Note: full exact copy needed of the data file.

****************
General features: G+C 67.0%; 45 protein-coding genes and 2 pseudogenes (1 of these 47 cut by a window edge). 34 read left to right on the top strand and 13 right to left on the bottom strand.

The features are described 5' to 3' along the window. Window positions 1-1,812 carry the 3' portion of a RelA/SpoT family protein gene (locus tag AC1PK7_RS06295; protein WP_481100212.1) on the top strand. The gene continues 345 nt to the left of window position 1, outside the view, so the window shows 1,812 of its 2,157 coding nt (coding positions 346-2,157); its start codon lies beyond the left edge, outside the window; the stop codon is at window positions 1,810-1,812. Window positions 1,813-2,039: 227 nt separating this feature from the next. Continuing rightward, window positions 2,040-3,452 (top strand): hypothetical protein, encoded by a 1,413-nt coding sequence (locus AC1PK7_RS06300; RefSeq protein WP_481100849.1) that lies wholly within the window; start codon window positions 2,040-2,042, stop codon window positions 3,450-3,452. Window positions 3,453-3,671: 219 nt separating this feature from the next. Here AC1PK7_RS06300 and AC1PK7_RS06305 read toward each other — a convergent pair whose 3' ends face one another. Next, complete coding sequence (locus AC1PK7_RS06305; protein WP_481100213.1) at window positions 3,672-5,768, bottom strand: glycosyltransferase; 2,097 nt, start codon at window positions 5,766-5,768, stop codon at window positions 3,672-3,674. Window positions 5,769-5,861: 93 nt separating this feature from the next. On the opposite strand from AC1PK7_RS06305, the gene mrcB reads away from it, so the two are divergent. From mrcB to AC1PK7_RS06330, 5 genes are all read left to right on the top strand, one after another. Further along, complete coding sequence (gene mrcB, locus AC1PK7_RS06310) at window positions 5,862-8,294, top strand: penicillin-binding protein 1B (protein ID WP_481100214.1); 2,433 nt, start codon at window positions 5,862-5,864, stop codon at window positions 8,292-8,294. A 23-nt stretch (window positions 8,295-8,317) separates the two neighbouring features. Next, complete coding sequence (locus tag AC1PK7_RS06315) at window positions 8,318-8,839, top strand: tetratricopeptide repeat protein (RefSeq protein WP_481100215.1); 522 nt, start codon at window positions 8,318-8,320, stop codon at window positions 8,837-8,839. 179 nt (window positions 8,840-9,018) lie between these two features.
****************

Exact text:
General features: G+C 67.0%; 45 protein-coding genes and 2 pseudogenes (1 of these 47 cut by a window edge). 34 read left to right on the top strand and 13 right to left on the bottom strand.

The features are described 5' to 3' along the window. Window positions 1-1,812 carry the 3' portion of a RelA/SpoT family protein gene (locus tag AC1PK7_RS06295; protein WP_481100212.1) on the top strand. The gene continues 345 nt to the left of window position 1, outside the view, so the window shows 1,812 of its 2,157 coding nt (coding positions 346-2,157); its start codon lies beyond the left edge, outside the window; the stop codon is at window positions 1,810-1,812. Window positions 1,813-2,039: 227 nt separating this feature from the next. Continuing rightward, window positions 2,040-3,452 (top strand): hypothetical protein, encoded by a 1,413-nt coding sequence (locus AC1PK7_RS06300; RefSeq protein WP_481100849.1) that lies wholly within the window; start codon window positions 2,040-2,042, stop codon window positions 3,450-3,452. Window positions 3,453-3,671: 219 nt separating this feature from the next. Here AC1PK7_RS06300 and AC1PK7_RS06305 read toward each other — a convergent pair whose 3' ends face one another. Next, complete coding sequence (locus AC1PK7_RS06305; protein WP_481100213.1) at window positions 3,672-5,768, bottom strand: glycosyltransferase; 2,097 nt, start codon at window positions 5,766-5,768, stop codon at window positions 3,672-3,674. Window positions 5,769-5,861: 93 nt separating this feature from the next. On the opposite strand from AC1PK7_RS06305, the gene mrcB reads away from it, so the two are divergent. From mrcB to AC1PK7_RS06330, 5 genes are all read left to right on the top strand, one after another. Further along, complete coding sequence (gene mrcB, locus AC1PK7_RS06310) at window positions 5,862-8,294, top strand: penicillin-binding protein 1B (protein ID WP_481100214.1); 2,433 nt, start codon at window positions 5,862-5,864, stop codon at window positions 8,292-8,294. A 23-nt stretch (window positions 8,295-8,317) separates the two neighbouring features. Next, complete coding sequence (locus tag AC1PK7_RS06315) at window positions 8,318-8,839, top strand: tetratricopeptide repeat protein (RefSeq protein WP_481100215.1); 522 nt, start codon at window positions 8,318-8,320, stop codon at window positions 8,837-8,839. 179 nt (window positions 8,840-9,018) lie between these two features.